• by kinarduk (734762)
              "Stable Platform" - The most important phrase in your post. Developers love this. I know, I'm a developer.
              • A Stable platform is indeed one of the secrets of Games console success. But a stable platform is only worth anything if a has a significant number of users.

                Every failed games console had a stable platform. It just didn't have enough users.

          • Big point missed: it's supposidly built to run XBMC really well. It does have multiple purposes.

            And that is why I ordered one. XBMC runs amazingly well on my Tegra 3 tablet; I want a little Android box that can hide behind my TV and run XBMC. Bonus for a dedicated "remote" (and navigating XBMC with a game controller is a pleasure.) Gaming is certainly a feature, but I already have a PC for that.

        • by AdamHaun (43173) on Monday April 15, 2013 @06:24PM (#43457029) Journal

          In fact the only problem it has is making out the quality from the...not so quality

          Which is not a problem we should dismiss out of hand. The exact same problem killed Atari (and the American video game market with it [wikipedia.org]) back in the 80s. When the NES was introduced, Nintendo had some pretty strict quality/quantity control [wikipedia.org] to prevent that from happening again, as well as its own magazine to inform gamers about what was available. Perhaps aggregate reviews on the internet will fulfill the same function today.

        • by Kwyj1b0 (2757125)

          Except right now even before launch it has potentially more games than xbox360, ps3; and wii combined...and cheap too, most under a dollar. Everything from throwaway games to 20hr RPG's, Lets be honest most modern game engines work on Android. In fact the only problem it has is making out the quality from the...not so quality

          However, people who want to play Android games will play them on their Android phones (if they have one). If not, Angry Birds (and its ilk) are likely available on their current phone platform. What you are missing is that people buy console games to play console-type games: 20+ hours of gameplay, with detailed story lines, excellent graphics, good music (don't underestimate the impact of this), and reasonable level of control.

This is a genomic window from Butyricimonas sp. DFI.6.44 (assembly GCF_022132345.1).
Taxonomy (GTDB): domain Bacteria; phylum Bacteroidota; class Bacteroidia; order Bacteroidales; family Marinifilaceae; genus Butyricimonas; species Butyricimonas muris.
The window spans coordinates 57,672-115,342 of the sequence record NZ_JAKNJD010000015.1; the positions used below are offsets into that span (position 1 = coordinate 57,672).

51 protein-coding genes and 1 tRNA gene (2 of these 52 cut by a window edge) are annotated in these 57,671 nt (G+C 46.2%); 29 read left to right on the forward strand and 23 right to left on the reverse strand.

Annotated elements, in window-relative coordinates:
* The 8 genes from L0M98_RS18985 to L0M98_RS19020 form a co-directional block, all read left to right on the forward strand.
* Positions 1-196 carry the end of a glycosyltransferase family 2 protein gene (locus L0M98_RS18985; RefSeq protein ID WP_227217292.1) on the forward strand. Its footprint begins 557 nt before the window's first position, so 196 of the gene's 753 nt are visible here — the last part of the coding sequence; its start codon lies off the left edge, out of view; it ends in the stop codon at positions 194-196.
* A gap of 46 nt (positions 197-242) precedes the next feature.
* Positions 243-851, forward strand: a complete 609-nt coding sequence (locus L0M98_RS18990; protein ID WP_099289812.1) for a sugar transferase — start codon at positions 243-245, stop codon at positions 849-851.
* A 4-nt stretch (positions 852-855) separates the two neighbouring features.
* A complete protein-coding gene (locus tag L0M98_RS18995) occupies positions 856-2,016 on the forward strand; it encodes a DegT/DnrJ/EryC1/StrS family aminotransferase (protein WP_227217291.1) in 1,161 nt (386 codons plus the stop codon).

Now, I agree that there are some Android games that could do well - Team 17's W

          • However, people who want to play Android games will play them on their Android phones (if they have one)

            Absolutely, and their tablets too. Ignoring the fact that they in themselves are pretty good game platforms. I have owned a Android console from Sony over 18Months http://en.wikipedia.org/wiki/Xperia_Play [wikipedia.org]. Right now the Ouya is not the only successful kick-starter Android console http://gamestick.tv/ [gamestick.tv] or that there are gaming tablets from Archos http://www.archos.com/products/themed/gamepad/index.html?country=us&lang=en#a [archos.com] Wikipad’s and 7-inch Android gaming tablet called Wikipad http://www.wikipad. [wikipad.com]

          • by jakimfett (2629943) on Monday April 15, 2013 @11:14PM (#43458411) Homepage Journal

            people buy console games to play console-type games: 20+ hours of gameplay, with detailed story lines, excellent graphics, good music (don't underestimate the impact of this), and reasonable level of control.

            With the exception of Skyrim, very few (if any) games have actually delivered more than 10 solid hours of gameplay, much less 20. If you can name me 5 games from this list [wikipedia.org] that are both a console game and 20+ hours of gameplay, I'd be really surprised.

            • Re: (Score:3, Informative)

              by bfandreas (603438)
              Even the excellent Deus Ex where I absolutely took my time to finish it yielded only about 30 hrs of game time. When I look through my Steam library I find any game that I have finished has about the same play time on it as Bastion.

              I've stopped buying AAA games. They are not good value for money and I will rather pick them up in a sale together with all DLC if at all.

              There are 200 games in my Steam library. Only few of them have 60 hrs+ play time on them. One being Skyrim(most of which was spent trying
      • by flyneye (84093)

        Compare and contrast Ouja and Ouya.
        Successes, failures, popularity,cost

      • by shentino (1139071)

        There's always time for the next version of the Ouya.

        I imagine that they'll pay attention to feedback so they know which areas to beef up.

        Do you think they were using Gamecube grade hardware in the NES?

        • by bfandreas (603438)
          The only thing they did wrong was trying to build their own controller. There are lots of them out there and Bluetooth is as common as mud. If they had saved themselves the expenses and had sold the console at 70 bucks without a controller they would have saved themselves a lot of trouble.